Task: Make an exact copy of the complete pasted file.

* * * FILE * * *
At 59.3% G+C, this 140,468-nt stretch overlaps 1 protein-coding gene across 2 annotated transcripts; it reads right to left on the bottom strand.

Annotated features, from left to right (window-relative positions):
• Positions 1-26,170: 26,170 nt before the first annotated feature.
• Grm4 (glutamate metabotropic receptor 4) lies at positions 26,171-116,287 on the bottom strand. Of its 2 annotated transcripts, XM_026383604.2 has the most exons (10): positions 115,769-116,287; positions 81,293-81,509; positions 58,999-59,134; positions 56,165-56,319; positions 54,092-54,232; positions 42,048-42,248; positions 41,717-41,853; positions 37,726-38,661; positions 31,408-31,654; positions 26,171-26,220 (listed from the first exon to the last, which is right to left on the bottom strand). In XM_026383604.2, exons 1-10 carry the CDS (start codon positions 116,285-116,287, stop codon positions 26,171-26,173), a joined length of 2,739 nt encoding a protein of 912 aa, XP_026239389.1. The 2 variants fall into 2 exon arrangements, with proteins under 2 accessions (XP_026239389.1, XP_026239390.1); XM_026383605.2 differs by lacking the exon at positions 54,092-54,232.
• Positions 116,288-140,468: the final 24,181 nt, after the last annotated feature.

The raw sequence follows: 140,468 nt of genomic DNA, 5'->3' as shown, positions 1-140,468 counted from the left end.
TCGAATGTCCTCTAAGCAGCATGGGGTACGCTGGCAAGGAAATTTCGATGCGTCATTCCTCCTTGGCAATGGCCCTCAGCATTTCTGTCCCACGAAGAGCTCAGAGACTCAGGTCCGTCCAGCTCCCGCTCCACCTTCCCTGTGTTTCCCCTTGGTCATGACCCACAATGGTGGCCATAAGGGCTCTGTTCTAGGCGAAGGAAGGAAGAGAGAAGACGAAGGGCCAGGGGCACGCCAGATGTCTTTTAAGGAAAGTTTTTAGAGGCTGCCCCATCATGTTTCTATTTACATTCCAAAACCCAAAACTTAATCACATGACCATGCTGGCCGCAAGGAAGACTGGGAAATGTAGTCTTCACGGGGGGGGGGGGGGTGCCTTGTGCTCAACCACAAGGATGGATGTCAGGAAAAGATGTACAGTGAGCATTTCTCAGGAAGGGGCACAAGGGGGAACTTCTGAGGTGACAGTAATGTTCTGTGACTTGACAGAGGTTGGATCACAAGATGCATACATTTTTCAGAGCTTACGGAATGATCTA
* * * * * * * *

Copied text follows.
At 59.3% G+C, this 140,468-nt stretch overlaps 1 protein-coding gene across 2 annotated transcripts; it reads right to left on the bottom strand.

Annotated features, from left to right (window-relative positions):
• Positions 1-26,170: 26,170 nt before the first annotated feature.
• Grm4 (glutamate metabotropic receptor 4) lies at positions 26,171-116,287 on the bottom strand. Of its 2 annotated transcripts, XM_026383604.2 has the most exons (10): positions 115,769-116,287; positions 81,293-81,509; positions 58,999-59,134; positions 56,165-56,319; positions 54,092-54,232; positions 42,048-42,248; positions 41,717-41,853; positions 37,726-38,661; positions 31,408-31,654; positions 26,171-26,220 (listed from the first exon to the last, which is right to left on the bottom strand). In XM_026383604.2, exons 1-10 carry the CDS (start codon positions 116,285-116,287, stop codon positions 26,171-26,173), a joined length of 2,739 nt encoding a protein of 912 aa, XP_026239389.1. The 2 variants fall into 2 exon arrangements, with proteins under 2 accessions (XP_026239389.1, XP_026239390.1); XM_026383605.2 differs by lacking the exon at positions 54,092-54,232.
• Positions 116,288-140,468: the final 24,181 nt, after the last annotated feature.

The raw sequence follows: 140,468 nt of genomic DNA, 5'->3' as shown, positions 1-140,468 counted from the left end.
TCGAATGTCCTCTAAGCAGCATGGGGTACGCTGGCAAGGAAATTTCGATGCGTCATTCCTCCTTGGCAATGGCCCTCAGCATTTCTGTCCCACGAAGAGCTCAGAGACTCAGGTCCGTCCAGCTCCCGCTCCACCTTCCCTGTGTTTCCCCTTGGTCATGACCCACAATGGTGGCCATAAGGGCTCTGTTCTAGGCGAAGGAAGGAAGAGAGAAGACGAAGGGCCAGGGGCACGCCAGATGTCTTTTAAGGAAAGTTTTTAGAGGCTGCCCCATCATGTTTCTATTTACATTCCAAAACCCAAAACTTAATCACATGACCATGCTGGCCGCAAGGAAGACTGGGAAATGTAGTCTTCACGGGGGGGGGGGGGGTGCCTTGTGCTCAACCACAAGGATGGATGTCAGGAAAAGATGTACAGTGAGCATTTCTCAGGAAGGGGCACAAGGGGGAACTTCTGAGGTGACAGTAATGTTCTGTGACTTGACAGAGGTTGGATCACAAGATGCATACATTTTTCAGAGCTTACGGAATGATCTA